Of the many problems that our civilization faces, one of the most worrying problems is water scarcity. Without a safe and abundant supply of fresh, potable water, our species is vulnerable to many crises. Our current industrial society depends almost exclusively on groundwater sources for our water needs, while many of those sources of water are slowly being depleted, contaminated, and require more energy to access. The rain that falls on our roofs, however, offers a steady and constant source of fresh water for ourselves and our homes. Why don’t more of us take advantage of this abundant source of fresh water?
The Importance of Harvesting Rainwater
Imagine that you are in your home on a rainy afternoon. It has been raining for two days straight now and your front yard is full of puddles. The water is rushing along the drain ways on the side of the road and the local news is talking about the stress on the local sewer system that this extra rain is causing.
When you turn on the faucet in your kitchen sink to wash up the dishes from lunch, however, the water that you use may very well be coming from hundreds of miles away in an area that may very well be experiencing a drought.
Our conventional, industrial water supply has very little connection to local watersheds or local ecosystems. Rather, the focus has been on taking water from areas where water is apparently abundant and moving it to areas with high population densities or areas where water is scarce. To do this, we depend on huge, energy dependent pumping systems that most likely depend on the continued availability of cheap fossil fuels to fuel these pumps.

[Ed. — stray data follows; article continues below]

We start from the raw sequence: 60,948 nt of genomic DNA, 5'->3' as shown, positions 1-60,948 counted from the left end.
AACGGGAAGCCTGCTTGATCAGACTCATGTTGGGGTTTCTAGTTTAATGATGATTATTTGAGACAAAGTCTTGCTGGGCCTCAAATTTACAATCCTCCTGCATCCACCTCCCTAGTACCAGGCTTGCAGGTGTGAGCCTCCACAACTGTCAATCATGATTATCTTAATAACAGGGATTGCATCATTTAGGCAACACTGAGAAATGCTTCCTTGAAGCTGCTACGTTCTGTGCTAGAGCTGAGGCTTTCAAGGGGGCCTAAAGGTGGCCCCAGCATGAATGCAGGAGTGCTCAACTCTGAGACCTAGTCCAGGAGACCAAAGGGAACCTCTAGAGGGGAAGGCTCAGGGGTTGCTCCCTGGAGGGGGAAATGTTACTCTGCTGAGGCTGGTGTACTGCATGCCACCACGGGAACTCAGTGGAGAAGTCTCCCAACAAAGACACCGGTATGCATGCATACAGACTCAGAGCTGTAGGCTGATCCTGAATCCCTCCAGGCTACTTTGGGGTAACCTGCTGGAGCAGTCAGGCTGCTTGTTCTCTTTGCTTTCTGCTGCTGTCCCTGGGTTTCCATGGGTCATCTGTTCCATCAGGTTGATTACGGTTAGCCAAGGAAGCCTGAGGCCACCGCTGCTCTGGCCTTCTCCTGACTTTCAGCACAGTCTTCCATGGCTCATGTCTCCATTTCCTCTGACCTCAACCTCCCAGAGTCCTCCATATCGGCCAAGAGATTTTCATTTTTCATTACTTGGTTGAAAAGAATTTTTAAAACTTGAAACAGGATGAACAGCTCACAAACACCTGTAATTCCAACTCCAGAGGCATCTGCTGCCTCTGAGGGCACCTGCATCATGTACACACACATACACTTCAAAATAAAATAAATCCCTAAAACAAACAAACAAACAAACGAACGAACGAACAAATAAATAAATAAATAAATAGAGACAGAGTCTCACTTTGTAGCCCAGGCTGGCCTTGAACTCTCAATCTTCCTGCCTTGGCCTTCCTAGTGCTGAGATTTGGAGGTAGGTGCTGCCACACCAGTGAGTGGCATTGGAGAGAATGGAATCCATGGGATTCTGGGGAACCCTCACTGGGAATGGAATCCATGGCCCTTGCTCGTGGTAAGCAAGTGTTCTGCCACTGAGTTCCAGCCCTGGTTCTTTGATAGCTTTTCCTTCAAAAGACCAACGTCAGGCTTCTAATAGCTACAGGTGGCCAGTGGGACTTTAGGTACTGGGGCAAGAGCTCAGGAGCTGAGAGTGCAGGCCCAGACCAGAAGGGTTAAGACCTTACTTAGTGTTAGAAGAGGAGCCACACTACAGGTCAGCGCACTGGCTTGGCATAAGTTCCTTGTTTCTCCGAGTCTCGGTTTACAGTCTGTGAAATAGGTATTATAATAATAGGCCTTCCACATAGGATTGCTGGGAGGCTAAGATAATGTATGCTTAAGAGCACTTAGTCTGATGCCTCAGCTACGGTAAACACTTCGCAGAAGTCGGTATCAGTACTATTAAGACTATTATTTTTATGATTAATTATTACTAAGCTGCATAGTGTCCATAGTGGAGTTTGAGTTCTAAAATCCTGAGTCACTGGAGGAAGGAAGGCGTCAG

Learning how to redesign our homes and our lands to take advantage of the water that falls naturally from the sky is the easiest way to supply ourselves with all the water we will ever need. But what if you live in an arid region like Tucson, Arizona or other places where rain of any sort of is an oddity. How much rainwater can you potentially save?
How Much Rainwater Can You Catch?
Even in extremely arid regions, a couple of rainstorms per year will give you more than enough water for your household use. You won´t have to be running around outside with buckets to try and catch the water falling from the heavens because unless you live in a cave, the roof over your head is the ideal catchment platform for rainwater.
To calculate how much rain you may be able to catch, follow this simple formula:
• Measure the square footage of the collection area of your roof (Length x Width)
• Multiply that area by the amount of rain in inches (yearly or per rainstorm if you prefer).
• Multiply that number by 0.623 which is the quantity of water in gallons one inch deep in one square foot of space.
• That will give you the number of gallons that can be collected from your roof area.
Even if you live in a place like Phoenix, Arizona that only gets an average of 8 inches of rainfall per year, you still can harvest close to 10,000 gallons of water each year. You might not be able to take 20-minute showers or water your lawn every other day, but that would be more than enough water to survive on.
How to Design a Rainwater Catchment System?